"I don't understand why a sane person with solid self esteem wouldn't refuse to hand over their checks."
I explained why I didn't have my own account right away. We are talking 13 months, here. By the time I started making money, we are talking 3-4 paychecks. His resistance grew gradually over those months. And I wanted to trust him. I had no reason not to.
"It just seems like every step og the way, you could have made better choices and now expect him to pay you back for both his and your mistakes."
Are you saying that my mistake was to trust him with our finances? What mistakes did I make? Really, "every step of the way'? Did you live with him? Were you fleeing in January with only pj's and a toothbrush 4 states north? Please tell me what mistake you think I made "every step of the way." I made the very best decisions I could at every step.
I did not ask him to get so angry. I did not allow him to insult me or call me names or push me or not allow me to talk to my daughters or threaten to kill me. I did not allow him to get so violent that he ruined his house and the things he cared for.
"I believe he should have given you some very brief spousal support so that you could move out and get your own place and start the job search."
Well, thank you for that. What he told me was that he was not responsible for taking care of me, and the sooner I realized that, the better. He brought another woman into the house shortly after I left. He'd been seeing her while we were together.
"I don't understand AT ALL why you didn't file to get a few grand to get you on your feet when you were leaving. Sleeping on someone's floor/couch for months and then moving into a crack house doesn't seem like behavior that should be rewarded with a $50,000 payday to me."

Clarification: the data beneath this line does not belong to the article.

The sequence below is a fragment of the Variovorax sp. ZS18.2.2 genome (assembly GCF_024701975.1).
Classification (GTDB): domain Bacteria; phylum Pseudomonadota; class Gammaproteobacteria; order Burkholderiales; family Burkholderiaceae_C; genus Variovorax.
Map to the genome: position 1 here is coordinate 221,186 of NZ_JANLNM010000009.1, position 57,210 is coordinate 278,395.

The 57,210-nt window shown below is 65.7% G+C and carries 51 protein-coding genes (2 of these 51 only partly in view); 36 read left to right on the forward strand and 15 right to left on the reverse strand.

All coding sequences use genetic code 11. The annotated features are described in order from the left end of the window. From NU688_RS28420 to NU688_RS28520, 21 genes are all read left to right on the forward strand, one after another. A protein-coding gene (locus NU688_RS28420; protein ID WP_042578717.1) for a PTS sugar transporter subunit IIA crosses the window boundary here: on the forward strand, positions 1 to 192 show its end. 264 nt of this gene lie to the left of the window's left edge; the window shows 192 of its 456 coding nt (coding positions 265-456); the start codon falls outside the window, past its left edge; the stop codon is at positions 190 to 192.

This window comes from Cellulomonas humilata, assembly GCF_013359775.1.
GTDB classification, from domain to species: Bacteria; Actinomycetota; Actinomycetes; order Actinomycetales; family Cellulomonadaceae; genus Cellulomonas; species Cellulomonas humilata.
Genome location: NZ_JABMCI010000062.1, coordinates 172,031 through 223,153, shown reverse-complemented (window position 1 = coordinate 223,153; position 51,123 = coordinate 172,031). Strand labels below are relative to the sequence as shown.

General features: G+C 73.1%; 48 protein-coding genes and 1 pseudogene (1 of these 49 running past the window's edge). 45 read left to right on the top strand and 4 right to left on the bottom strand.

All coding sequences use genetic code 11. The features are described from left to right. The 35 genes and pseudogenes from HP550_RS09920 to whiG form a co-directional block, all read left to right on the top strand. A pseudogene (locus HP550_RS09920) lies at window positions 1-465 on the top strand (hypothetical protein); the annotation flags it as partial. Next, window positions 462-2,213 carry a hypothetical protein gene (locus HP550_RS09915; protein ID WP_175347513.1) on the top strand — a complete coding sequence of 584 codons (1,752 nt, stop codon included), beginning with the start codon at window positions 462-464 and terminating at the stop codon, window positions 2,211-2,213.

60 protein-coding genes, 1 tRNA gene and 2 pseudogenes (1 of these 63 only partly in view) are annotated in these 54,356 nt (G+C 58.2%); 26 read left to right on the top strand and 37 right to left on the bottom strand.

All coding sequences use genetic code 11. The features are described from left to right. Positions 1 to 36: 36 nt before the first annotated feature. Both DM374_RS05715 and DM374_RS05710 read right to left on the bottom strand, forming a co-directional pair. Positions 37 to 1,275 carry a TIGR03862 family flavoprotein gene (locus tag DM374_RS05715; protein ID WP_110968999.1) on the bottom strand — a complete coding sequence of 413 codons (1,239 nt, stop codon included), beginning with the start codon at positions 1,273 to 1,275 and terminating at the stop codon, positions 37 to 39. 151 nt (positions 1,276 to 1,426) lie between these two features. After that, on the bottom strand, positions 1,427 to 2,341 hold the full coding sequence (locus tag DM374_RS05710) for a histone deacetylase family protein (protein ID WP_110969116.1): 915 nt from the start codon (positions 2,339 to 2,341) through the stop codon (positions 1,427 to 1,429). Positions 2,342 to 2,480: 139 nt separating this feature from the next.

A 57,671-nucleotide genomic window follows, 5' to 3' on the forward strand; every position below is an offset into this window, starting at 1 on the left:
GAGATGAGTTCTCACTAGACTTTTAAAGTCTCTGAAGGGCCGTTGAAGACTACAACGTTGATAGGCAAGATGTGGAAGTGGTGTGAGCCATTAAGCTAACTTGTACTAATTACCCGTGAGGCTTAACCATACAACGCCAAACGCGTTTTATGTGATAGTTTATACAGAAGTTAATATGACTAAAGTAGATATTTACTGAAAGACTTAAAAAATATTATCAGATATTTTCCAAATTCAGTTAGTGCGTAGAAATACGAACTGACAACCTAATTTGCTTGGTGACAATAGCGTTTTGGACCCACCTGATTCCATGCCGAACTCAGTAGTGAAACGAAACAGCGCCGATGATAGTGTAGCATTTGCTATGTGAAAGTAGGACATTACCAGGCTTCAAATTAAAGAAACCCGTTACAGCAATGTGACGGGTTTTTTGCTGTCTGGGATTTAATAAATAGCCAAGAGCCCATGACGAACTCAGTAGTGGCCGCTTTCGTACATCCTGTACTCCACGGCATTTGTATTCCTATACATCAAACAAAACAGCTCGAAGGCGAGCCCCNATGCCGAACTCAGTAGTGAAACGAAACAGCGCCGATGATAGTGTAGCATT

How could I file? I was in NY. I made plenty of phone calls to see what my options were. I was getting advice from an advocate from the domestic violence shelter in VA. I talked with a woman from that agency weekly. I would have done anything she told me I should do. I also talked to a few lawyers over the phone. Most wanted between 4,000 and 4,500. I tried the free legal lawyer. That did not work. My "behavior" of sleeping on the floor and living in a crack house and staying in an attic is not "behavior" that I am expecting some reward for. Really, finz, your bias could not be any more clear.
"It seems like if you had just moved out, filed for divorce, put your living expenses on the credit card and gotten a job, in the final divorce settlement he would have been made to pay some of those expenses and this would all just be an unpleasant memory."
Yeah. Wouldn't that just be peachy. I moved out. I had no money, except for a bit of credit. I used a lot of it for clothes (it was winter in NY) food, and motels (Gr8 said I should use the card for that, and I did). How many expenses could YOU put on your credit card??? It was many months. How much of a limit do you think I had??? And was it wise to max out my credit card when that was the only source of income I had??? How much would you use your credit card for when you had no job???
I am not stupid, finz.